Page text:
REvil is increasing ransoms for Kaseya ransomware attack victims

The REvil ransomware gang is increasing the ransom demands for victims encrypted during Friday’s Kaseya ransomware attack.

When conducting an attack against a business, ransomware gangs, such as REvil, typically research a victim by analyzing stolen and public data for financial information, cybersecurity insurance policies, and other information.

Using this information, the number of encrypted devices, and the amount of stolen data, the threat actors will come up with a high-ball ransom demand that they believe, after negotiations, the victim can afford to pay.

However, with Friday’s attack on Kaseya VSA servers, REvil targeted the managed service providers and not their customers. Due to this, the threat actors could not determine how much of a ransom they should demand from the encrypted MSP customers.

As a solution, it seems the ransomware gang created a base ransom demand of $5 million for MSPs and a much smaller ransom of $44,999 for the MSP’s customers who were encrypted.

It turns out this $44 thousand number is irrelevant as in numerous negotiation chats shared with and seen , the ransomware gang is not honoring these initial ransom demands.

When encrypting a victim’s network, REvil can use multiple encrypted file extensions during the attack. The threat actors typically provide a decryptor that can decrypt all extensions on the network after a ransom is paid.

For victims of the Kaseya ransomware incident, REvil is doing things differently and demanding between $40,000 and $45,000 per individual encrypted file extension found on a victim’s network.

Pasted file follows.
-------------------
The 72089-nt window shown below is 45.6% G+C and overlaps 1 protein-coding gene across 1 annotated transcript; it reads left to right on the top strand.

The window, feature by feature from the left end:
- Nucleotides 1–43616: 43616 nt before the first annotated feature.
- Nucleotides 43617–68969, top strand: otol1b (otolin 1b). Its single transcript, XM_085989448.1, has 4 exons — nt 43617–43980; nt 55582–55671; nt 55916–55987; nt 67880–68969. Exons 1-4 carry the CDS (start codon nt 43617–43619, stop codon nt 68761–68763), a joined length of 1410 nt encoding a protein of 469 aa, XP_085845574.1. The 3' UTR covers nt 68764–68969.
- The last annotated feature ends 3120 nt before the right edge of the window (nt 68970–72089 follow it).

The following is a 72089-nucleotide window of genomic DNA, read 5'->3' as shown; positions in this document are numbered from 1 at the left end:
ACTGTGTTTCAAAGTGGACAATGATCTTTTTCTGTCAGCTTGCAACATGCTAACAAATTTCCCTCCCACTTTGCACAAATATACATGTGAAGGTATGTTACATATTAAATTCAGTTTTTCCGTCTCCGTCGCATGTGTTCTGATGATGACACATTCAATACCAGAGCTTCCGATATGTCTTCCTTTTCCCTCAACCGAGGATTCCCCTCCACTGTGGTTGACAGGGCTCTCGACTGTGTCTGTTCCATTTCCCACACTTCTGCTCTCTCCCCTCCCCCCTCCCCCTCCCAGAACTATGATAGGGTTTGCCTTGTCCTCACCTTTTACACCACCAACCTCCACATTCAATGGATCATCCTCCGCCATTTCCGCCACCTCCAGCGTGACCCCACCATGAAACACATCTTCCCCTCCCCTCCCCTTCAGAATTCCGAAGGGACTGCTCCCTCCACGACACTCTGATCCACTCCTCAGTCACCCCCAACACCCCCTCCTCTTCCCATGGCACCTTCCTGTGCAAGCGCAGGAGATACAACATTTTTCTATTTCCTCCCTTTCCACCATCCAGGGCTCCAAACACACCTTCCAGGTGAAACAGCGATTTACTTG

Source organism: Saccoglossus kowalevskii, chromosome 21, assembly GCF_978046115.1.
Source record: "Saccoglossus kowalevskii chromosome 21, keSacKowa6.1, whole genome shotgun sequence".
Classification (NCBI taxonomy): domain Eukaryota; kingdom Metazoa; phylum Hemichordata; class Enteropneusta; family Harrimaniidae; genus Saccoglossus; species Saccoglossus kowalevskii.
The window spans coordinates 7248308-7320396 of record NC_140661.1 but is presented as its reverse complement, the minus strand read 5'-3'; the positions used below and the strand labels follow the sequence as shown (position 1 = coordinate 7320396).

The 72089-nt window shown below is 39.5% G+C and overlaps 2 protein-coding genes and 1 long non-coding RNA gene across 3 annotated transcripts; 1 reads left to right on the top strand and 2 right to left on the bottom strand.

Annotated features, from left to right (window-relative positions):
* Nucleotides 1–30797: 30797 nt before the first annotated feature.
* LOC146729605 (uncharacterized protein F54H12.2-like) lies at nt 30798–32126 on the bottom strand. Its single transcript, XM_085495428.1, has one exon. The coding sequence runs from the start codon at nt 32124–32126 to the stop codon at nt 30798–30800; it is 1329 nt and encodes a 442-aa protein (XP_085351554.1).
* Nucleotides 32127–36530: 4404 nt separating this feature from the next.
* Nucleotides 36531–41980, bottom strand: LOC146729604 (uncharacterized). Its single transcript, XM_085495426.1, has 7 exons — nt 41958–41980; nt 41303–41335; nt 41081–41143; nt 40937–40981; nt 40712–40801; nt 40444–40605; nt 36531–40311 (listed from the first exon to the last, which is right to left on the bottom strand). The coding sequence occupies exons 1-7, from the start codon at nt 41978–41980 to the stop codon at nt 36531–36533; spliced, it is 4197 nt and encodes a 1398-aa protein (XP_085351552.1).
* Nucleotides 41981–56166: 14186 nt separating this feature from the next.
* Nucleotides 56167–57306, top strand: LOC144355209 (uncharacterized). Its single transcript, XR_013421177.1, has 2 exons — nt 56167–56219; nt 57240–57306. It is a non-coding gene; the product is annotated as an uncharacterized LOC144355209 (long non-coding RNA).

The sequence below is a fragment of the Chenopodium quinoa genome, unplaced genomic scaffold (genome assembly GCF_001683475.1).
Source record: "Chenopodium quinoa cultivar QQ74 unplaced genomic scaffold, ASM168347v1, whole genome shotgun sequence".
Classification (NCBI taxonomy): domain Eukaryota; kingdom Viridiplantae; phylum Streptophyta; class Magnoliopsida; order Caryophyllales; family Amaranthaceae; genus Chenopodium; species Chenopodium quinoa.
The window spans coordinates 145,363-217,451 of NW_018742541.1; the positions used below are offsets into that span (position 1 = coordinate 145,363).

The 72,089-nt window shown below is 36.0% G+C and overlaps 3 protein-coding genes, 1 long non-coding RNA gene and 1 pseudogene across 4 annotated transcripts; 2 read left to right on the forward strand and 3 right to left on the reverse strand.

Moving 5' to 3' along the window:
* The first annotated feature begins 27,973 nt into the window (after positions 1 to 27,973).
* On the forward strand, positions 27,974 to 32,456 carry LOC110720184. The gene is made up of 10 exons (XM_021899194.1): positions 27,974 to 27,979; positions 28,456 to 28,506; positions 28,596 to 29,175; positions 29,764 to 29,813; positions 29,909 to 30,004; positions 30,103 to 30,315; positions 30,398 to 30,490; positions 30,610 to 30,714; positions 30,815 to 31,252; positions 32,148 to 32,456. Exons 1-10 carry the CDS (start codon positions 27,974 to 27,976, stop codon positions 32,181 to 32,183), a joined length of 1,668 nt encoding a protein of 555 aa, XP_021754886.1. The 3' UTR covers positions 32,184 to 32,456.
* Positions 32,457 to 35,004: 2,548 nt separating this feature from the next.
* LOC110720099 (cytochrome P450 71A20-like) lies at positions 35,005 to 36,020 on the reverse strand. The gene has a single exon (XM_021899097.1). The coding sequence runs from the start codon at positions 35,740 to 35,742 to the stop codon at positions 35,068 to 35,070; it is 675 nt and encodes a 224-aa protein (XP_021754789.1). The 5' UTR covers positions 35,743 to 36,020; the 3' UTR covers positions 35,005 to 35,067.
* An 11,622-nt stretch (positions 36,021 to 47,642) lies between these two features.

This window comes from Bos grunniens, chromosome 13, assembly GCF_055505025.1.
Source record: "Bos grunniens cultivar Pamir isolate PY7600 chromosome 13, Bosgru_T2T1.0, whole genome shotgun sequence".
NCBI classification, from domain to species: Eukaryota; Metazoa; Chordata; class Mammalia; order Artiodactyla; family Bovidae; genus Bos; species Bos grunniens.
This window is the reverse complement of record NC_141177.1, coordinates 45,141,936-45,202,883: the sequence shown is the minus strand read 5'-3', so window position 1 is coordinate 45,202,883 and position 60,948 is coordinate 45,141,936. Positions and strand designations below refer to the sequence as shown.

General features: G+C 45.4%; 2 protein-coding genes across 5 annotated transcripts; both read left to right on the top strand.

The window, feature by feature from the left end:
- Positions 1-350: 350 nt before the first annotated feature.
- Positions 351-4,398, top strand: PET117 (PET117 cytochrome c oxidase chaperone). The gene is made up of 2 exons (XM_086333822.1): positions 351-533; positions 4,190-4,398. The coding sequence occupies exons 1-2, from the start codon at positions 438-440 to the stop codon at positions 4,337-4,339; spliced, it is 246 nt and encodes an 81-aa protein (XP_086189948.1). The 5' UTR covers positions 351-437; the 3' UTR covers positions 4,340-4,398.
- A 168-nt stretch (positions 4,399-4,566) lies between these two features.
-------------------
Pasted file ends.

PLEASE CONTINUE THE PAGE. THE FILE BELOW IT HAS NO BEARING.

For one victim who stated they had over a dozen encrypted file extensions, the ransomware gang demanded a $500,000 ransom to decrypt the entire network.

However, the good news is that the REvil representatives have told victims that they only encrypted networks, and nothing more. This means that REvil likely did not steal any of the victims’ data, as they are known to use that as leverage in ransomware negotiations immediately.

This also indicates that the ransomware operation did not access the victim’s networks before the attack. Instead, they likely remotely exploited the Kaseya VSA vulnerability to distribute the encryptor and execute it on the victim’s devices.

Attack’s aftermath

Since the attacks on Friday, Kaseya has been working on releasing a patch for the zero-day vulnerability exploited in the REvil attack. 

This zero-day was discovered by DIVD researchers who disclosed the t to Kaseya and helping test the patch. 

Unfortunately, REvil found the vulnerability simultaneously and launched their attack on Friday before the patch was ready, just in time for the US Fourth of July holiday weekend.

It is believed that over 1,000 businesses have been affected by the attack, including attacks on the Swedish Coop supermarket chain, which had to close approximately 500 stores, a Swedish pharmacy chain, and the SJ transit system.

President Biden has directed US intelligence agencies to investigate the attack but has not gone as far to state that the attacks originated from Russia.

The FBI also announced today that they are investigating the incident and working closely with CISA and other agencies.

“The FBI is investigating the Kaseya ransomware incident and working closely with CISA and other interagency partners to understand the scope of the threat.”

“If you believe your systems have been compromised, we encourage you to employ all recommended mitigations, follow Kaseya’s guidance to shut down your VSA servers immediately and report to the FBI at,” said the FBI in a press statement.

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